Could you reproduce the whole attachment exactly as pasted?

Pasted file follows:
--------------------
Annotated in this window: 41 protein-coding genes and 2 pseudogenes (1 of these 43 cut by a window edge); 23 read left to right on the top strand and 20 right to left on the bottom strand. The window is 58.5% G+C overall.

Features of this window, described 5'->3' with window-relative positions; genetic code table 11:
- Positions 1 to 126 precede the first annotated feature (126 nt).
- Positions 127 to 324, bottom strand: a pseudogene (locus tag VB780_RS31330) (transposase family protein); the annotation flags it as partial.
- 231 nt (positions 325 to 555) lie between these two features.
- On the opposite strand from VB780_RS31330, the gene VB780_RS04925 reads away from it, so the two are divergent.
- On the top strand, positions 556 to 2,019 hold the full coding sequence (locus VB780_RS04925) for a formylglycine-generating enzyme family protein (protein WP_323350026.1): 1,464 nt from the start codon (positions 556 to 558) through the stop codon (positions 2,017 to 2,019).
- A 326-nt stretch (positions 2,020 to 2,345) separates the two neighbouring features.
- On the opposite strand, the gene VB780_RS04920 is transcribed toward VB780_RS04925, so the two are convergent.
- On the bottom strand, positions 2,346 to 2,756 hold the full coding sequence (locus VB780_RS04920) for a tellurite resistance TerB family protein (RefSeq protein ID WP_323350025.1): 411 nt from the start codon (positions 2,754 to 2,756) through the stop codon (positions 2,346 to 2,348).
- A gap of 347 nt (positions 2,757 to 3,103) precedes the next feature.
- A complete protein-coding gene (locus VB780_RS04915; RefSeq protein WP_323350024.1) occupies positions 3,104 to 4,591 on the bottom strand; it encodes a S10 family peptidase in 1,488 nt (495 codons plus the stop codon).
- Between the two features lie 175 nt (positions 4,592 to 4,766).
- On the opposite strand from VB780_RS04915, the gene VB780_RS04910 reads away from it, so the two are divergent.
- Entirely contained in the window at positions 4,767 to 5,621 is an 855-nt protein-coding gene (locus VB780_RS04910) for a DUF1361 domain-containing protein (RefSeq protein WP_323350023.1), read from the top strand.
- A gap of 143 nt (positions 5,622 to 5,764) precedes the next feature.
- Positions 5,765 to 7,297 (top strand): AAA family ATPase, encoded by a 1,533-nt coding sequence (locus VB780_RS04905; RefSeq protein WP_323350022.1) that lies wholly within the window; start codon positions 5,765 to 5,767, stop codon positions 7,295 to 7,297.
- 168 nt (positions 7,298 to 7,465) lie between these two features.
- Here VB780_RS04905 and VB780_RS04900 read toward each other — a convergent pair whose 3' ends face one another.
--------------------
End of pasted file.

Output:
Annotated in this window: 41 protein-coding genes and 2 pseudogenes (1 of these 43 cut by a window edge); 23 read left to right on the top strand and 20 right to left on the bottom strand. The window is 58.5% G+C overall.

Features of this window, described 5'->3' with window-relative positions; genetic code table 11:
- Positions 1 to 126 precede the first annotated feature (126 nt).
- Positions 127 to 324, bottom strand: a pseudogene (locus tag VB780_RS31330) (transposase family protein); the annotation flags it as partial.
- 231 nt (positions 325 to 555) lie between these two features.
- On the opposite strand from VB780_RS31330, the gene VB780_RS04925 reads away from it, so the two are divergent.
- On the top strand, positions 556 to 2,019 hold the full coding sequence (locus VB780_RS04925) for a formylglycine-generating enzyme family protein (protein WP_323350026.1): 1,464 nt from the start codon (positions 556 to 558) through the stop codon (positions 2,017 to 2,019).
- A 326-nt stretch (positions 2,020 to 2,345) separates the two neighbouring features.
- On the opposite strand, the gene VB780_RS04920 is transcribed toward VB780_RS04925, so the two are convergent.
- On the bottom strand, positions 2,346 to 2,756 hold the full coding sequence (locus VB780_RS04920) for a tellurite resistance TerB family protein (RefSeq protein ID WP_323350025.1): 411 nt from the start codon (positions 2,754 to 2,756) through the stop codon (positions 2,346 to 2,348).
- A gap of 347 nt (positions 2,757 to 3,103) precedes the next feature.
- A complete protein-coding gene (locus VB780_RS04915; RefSeq protein WP_323350024.1) occupies positions 3,104 to 4,591 on the bottom strand; it encodes a S10 family peptidase in 1,488 nt (495 codons plus the stop codon).
- Between the two features lie 175 nt (positions 4,592 to 4,766).
- On the opposite strand from VB780_RS04915, the gene VB780_RS04910 reads away from it, so the two are divergent.
- Entirely contained in the window at positions 4,767 to 5,621 is an 855-nt protein-coding gene (locus VB780_RS04910) for a DUF1361 domain-containing protein (RefSeq protein WP_323350023.1), read from the top strand.
- A gap of 143 nt (positions 5,622 to 5,764) precedes the next feature.
- Positions 5,765 to 7,297 (top strand): AAA family ATPase, encoded by a 1,533-nt coding sequence (locus VB780_RS04905; RefSeq protein WP_323350022.1) that lies wholly within the window; start codon positions 5,765 to 5,767, stop codon positions 7,295 to 7,297.
- 168 nt (positions 7,298 to 7,465) lie between these two features.
- Here VB780_RS04905 and VB780_RS04900 read toward each other — a convergent pair whose 3' ends face one another.